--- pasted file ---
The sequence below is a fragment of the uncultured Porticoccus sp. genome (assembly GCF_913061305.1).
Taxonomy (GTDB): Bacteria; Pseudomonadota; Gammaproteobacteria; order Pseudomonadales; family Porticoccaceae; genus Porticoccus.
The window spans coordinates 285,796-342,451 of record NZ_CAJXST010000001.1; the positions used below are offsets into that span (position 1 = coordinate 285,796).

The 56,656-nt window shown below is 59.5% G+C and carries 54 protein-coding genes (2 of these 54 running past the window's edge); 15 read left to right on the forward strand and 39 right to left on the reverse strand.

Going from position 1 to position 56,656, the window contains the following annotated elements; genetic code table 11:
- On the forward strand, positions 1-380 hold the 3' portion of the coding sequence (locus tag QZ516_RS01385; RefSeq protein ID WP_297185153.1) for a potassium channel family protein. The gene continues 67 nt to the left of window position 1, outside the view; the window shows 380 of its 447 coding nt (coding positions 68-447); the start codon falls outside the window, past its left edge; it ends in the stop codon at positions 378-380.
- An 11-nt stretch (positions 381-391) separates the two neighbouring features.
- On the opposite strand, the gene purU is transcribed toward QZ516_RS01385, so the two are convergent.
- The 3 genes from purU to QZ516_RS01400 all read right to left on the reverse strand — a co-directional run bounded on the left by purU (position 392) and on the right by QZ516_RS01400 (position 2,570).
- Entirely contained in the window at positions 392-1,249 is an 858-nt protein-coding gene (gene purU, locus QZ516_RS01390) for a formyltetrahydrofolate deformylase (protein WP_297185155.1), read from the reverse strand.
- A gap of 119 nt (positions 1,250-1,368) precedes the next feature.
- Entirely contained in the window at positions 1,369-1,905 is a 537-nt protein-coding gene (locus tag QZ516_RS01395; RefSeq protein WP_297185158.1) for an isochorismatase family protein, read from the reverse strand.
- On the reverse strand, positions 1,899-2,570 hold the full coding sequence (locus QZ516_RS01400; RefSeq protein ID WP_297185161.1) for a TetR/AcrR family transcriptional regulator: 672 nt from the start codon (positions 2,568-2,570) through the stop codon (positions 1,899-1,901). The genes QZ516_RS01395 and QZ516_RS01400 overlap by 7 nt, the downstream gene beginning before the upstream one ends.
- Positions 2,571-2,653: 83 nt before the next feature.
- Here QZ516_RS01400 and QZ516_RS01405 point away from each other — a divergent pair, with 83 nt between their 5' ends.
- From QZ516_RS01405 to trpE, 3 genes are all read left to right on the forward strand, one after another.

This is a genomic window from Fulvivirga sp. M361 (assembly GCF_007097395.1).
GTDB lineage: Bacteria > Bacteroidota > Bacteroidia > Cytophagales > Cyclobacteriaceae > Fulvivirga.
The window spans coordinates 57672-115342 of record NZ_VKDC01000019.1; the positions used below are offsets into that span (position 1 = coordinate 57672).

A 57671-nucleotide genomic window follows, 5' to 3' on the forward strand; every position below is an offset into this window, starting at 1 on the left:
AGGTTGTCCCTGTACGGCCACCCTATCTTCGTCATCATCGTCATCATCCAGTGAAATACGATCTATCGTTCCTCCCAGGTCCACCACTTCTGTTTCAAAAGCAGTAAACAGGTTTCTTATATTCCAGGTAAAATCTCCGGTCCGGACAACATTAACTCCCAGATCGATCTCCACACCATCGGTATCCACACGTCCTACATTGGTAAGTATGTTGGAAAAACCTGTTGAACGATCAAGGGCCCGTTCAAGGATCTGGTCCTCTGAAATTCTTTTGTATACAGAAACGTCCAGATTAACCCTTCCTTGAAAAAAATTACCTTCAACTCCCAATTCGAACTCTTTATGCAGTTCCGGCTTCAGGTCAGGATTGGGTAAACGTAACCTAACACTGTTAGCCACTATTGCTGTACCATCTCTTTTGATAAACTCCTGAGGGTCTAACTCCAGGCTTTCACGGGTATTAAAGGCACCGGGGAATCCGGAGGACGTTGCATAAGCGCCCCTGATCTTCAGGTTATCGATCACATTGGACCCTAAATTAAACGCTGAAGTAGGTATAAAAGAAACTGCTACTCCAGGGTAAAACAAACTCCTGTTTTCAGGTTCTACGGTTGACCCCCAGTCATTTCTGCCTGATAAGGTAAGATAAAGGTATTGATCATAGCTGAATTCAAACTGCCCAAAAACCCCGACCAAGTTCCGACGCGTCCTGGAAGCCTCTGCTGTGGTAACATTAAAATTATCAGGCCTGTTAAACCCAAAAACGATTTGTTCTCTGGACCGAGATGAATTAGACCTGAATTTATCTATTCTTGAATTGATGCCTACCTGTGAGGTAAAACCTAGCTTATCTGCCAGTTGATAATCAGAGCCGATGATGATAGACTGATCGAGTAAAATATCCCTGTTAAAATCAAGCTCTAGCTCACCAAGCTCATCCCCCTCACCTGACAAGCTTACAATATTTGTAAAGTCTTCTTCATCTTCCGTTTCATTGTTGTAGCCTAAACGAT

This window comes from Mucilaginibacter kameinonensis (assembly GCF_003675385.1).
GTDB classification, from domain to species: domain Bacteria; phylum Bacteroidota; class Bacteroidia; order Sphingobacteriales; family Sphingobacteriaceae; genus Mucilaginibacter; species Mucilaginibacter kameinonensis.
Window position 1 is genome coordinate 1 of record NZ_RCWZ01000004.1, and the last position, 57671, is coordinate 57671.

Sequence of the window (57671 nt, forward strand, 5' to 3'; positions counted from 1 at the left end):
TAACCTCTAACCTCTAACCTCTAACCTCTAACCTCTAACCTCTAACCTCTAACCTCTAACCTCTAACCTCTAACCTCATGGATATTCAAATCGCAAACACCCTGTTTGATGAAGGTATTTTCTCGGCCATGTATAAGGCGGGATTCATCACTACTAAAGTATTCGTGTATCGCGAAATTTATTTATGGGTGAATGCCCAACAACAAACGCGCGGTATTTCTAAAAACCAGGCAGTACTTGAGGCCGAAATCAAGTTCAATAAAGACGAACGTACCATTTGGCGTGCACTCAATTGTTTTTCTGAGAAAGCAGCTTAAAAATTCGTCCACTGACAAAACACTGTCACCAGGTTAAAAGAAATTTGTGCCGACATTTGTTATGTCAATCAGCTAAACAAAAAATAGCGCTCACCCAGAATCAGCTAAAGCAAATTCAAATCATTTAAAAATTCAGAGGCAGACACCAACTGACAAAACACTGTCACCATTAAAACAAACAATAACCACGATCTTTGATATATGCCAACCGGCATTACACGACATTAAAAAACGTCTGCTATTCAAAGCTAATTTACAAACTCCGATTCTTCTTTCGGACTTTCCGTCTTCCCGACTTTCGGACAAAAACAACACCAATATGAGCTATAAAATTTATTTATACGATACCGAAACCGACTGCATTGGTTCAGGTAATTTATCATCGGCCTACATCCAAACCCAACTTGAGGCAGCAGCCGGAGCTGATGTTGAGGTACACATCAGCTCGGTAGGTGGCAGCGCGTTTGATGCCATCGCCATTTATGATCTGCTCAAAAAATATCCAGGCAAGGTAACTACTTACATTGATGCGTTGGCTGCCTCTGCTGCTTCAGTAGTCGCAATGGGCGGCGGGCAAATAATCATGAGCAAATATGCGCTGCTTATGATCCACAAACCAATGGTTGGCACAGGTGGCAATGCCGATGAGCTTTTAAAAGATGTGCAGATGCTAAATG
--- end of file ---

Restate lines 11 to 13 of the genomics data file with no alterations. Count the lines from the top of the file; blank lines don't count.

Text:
- A gap of 119 nt (positions 1,250-1,368) precedes the next feature.
- Entirely contained in the window at positions 1,369-1,905 is a 537-nt protein-coding gene (locus tag QZ516_RS01395; RefSeq protein WP_297185158.1) for an isochorismatase family protein, read from the reverse strand.
- On the reverse strand, positions 1,899-2,570 hold the full coding sequence (locus QZ516_RS01400; RefSeq protein ID WP_297185161.1) for a TetR/AcrR family transcriptional regulator: 672 nt from the start codon (positions 2,568-2,570) through the stop codon (positions 1,899-1,901). The genes QZ516_RS01395 and QZ516_RS01400 overlap by 7 nt, the downstream gene beginning before the upstream one ends.